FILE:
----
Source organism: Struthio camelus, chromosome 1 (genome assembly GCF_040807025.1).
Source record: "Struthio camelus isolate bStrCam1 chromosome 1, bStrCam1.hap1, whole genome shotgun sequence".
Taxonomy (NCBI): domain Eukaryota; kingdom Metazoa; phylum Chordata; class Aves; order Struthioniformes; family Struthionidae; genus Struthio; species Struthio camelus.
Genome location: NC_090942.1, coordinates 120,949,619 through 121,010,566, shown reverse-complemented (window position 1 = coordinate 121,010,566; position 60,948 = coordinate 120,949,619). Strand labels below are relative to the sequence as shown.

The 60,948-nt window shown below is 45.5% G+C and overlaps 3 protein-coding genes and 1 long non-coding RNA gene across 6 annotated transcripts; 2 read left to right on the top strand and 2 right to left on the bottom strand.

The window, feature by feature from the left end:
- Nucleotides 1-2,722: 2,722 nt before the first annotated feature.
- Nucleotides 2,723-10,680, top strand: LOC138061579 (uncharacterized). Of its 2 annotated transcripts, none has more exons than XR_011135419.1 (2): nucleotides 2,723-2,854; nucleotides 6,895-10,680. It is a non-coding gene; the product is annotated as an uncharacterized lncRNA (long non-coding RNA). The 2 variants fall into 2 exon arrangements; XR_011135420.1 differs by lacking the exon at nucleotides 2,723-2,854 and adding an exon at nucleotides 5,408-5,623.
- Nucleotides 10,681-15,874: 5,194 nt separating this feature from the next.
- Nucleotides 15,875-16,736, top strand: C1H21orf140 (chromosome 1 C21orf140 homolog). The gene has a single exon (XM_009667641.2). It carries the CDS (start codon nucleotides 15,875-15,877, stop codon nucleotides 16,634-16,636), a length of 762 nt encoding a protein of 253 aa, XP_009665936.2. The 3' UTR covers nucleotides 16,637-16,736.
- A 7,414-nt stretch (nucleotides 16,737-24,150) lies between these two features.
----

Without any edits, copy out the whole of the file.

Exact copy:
Source organism: Struthio camelus, chromosome 1 (genome assembly GCF_040807025.1).
Source record: "Struthio camelus isolate bStrCam1 chromosome 1, bStrCam1.hap1, whole genome shotgun sequence".
Taxonomy (NCBI): domain Eukaryota; kingdom Metazoa; phylum Chordata; class Aves; order Struthioniformes; family Struthionidae; genus Struthio; species Struthio camelus.
Genome location: NC_090942.1, coordinates 120,949,619 through 121,010,566, shown reverse-complemented (window position 1 = coordinate 121,010,566; position 60,948 = coordinate 120,949,619). Strand labels below are relative to the sequence as shown.

The 60,948-nt window shown below is 45.5% G+C and overlaps 3 protein-coding genes and 1 long non-coding RNA gene across 6 annotated transcripts; 2 read left to right on the top strand and 2 right to left on the bottom strand.

The window, feature by feature from the left end:
- Nucleotides 1-2,722: 2,722 nt before the first annotated feature.
- Nucleotides 2,723-10,680, top strand: LOC138061579 (uncharacterized). Of its 2 annotated transcripts, none has more exons than XR_011135419.1 (2): nucleotides 2,723-2,854; nucleotides 6,895-10,680. It is a non-coding gene; the product is annotated as an uncharacterized lncRNA (long non-coding RNA). The 2 variants fall into 2 exon arrangements; XR_011135420.1 differs by lacking the exon at nucleotides 2,723-2,854 and adding an exon at nucleotides 5,408-5,623.
- Nucleotides 10,681-15,874: 5,194 nt separating this feature from the next.
- Nucleotides 15,875-16,736, top strand: C1H21orf140 (chromosome 1 C21orf140 homolog). The gene has a single exon (XM_009667641.2). It carries the CDS (start codon nucleotides 15,875-15,877, stop codon nucleotides 16,634-16,636), a length of 762 nt encoding a protein of 253 aa, XP_009665936.2. The 3' UTR covers nucleotides 16,637-16,736.
- A 7,414-nt stretch (nucleotides 16,737-24,150) lies between these two features.